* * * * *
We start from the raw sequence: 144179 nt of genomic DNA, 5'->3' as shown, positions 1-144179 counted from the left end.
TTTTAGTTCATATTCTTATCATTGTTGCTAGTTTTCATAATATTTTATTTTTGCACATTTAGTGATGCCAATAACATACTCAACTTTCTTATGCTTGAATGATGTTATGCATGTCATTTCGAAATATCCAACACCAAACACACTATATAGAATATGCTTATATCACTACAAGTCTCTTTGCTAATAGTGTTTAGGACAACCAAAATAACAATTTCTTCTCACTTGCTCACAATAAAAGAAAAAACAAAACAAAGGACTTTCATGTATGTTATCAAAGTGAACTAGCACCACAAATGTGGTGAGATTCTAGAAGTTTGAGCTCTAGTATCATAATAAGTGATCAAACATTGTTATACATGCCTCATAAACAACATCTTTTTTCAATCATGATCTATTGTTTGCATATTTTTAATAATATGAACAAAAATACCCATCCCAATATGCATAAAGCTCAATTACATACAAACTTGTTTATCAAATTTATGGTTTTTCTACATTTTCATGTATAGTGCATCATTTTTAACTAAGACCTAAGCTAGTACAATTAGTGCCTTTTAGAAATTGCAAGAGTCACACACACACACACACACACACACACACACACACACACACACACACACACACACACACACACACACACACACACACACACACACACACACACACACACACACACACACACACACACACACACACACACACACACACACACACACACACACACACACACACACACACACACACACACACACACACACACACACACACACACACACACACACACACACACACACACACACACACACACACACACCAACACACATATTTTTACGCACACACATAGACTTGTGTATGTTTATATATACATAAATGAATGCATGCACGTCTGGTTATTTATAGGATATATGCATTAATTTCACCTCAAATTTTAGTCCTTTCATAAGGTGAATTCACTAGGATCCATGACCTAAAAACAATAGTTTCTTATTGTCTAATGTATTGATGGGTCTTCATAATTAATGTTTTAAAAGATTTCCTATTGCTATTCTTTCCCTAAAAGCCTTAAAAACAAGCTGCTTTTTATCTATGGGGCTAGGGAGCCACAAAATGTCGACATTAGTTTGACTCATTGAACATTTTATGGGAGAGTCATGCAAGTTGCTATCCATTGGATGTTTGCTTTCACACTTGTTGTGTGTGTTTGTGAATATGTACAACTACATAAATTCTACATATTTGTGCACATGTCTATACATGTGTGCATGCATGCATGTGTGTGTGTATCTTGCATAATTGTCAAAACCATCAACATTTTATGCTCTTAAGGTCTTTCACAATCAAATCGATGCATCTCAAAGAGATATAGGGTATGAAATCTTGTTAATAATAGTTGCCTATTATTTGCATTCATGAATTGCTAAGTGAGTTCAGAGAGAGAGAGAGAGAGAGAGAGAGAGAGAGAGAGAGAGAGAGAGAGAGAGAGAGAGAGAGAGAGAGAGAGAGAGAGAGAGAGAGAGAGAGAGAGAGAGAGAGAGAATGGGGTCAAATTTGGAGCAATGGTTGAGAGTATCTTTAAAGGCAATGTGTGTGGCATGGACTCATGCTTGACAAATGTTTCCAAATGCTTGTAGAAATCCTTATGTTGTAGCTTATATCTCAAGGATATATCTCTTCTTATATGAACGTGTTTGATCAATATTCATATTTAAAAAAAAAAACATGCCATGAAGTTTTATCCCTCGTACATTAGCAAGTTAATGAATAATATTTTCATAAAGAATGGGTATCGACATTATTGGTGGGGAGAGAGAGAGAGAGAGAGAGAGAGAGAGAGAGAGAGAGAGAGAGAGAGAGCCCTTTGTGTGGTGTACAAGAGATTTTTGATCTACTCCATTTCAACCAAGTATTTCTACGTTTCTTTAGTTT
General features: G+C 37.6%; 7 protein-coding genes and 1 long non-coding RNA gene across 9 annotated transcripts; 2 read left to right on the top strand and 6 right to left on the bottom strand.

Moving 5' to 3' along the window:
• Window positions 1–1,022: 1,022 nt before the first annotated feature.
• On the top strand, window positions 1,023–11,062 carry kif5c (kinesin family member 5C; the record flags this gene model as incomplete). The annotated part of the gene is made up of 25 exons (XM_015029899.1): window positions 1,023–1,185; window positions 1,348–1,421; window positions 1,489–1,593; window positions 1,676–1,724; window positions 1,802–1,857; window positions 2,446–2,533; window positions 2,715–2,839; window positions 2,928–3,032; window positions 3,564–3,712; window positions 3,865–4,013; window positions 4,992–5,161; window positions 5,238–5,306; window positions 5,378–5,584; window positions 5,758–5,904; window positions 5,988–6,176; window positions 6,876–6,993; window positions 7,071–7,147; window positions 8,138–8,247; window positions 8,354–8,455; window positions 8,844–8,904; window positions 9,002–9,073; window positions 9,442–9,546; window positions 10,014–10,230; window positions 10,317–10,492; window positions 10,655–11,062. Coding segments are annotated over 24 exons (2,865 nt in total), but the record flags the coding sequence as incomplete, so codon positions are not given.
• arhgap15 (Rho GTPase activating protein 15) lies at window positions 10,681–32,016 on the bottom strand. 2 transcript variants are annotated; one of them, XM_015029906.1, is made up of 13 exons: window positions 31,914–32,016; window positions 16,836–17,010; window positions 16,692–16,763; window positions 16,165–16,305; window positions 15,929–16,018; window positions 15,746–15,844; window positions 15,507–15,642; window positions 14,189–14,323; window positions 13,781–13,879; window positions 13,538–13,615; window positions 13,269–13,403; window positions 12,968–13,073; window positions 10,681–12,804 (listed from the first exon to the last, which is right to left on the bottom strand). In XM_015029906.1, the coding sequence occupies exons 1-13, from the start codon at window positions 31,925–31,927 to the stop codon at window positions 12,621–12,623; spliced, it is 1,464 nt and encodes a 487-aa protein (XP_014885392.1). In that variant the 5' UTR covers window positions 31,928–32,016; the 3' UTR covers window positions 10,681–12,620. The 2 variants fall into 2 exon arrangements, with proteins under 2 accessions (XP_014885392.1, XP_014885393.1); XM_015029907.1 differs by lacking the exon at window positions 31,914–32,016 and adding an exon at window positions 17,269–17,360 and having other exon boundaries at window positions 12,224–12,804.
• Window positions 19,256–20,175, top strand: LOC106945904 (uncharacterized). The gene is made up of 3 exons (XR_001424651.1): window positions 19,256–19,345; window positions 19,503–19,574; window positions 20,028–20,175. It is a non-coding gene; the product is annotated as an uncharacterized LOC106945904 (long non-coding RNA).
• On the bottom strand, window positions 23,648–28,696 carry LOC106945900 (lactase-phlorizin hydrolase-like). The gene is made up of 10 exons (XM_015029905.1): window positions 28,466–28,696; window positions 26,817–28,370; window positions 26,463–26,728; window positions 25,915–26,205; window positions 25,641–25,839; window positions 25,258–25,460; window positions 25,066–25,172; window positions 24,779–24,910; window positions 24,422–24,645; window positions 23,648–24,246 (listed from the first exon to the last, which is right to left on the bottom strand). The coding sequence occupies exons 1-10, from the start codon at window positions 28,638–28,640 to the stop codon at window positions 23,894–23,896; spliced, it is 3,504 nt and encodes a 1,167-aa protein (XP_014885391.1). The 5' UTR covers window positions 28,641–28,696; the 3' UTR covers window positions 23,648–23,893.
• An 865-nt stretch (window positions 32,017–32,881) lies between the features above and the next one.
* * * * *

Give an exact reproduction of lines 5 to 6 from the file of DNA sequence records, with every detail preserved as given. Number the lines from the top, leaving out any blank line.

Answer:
• Window positions 1–1,022: 1,022 nt before the first annotated feature.
• On the top strand, window positions 1,023–11,062 carry kif5c (kinesin family member 5C; the record flags this gene model as incomplete). The annotated part of the gene is made up of 25 exons (XM_015029899.1): window positions 1,023–1,185; window positions 1,348–1,421; window positions 1,489–1,593; window positions 1,676–1,724; window positions 1,802–1,857; window positions 2,446–2,533; window positions 2,715–2,839; window positions 2,928–3,032; window positions 3,564–3,712; window positions 3,865–4,013; window positions 4,992–5,161; window positions 5,238–5,306; window positions 5,378–5,584; window positions 5,758–5,904; window positions 5,988–6,176; window positions 6,876–6,993; window positions 7,071–7,147; window positions 8,138–8,247; window positions 8,354–8,455; window positions 8,844–8,904; window positions 9,002–9,073; window positions 9,442–9,546; window positions 10,014–10,230; window positions 10,317–10,492; window positions 10,655–11,062. Coding segments are annotated over 24 exons (2,865 nt in total), but the record flags the coding sequence as incomplete, so codon positions are not given.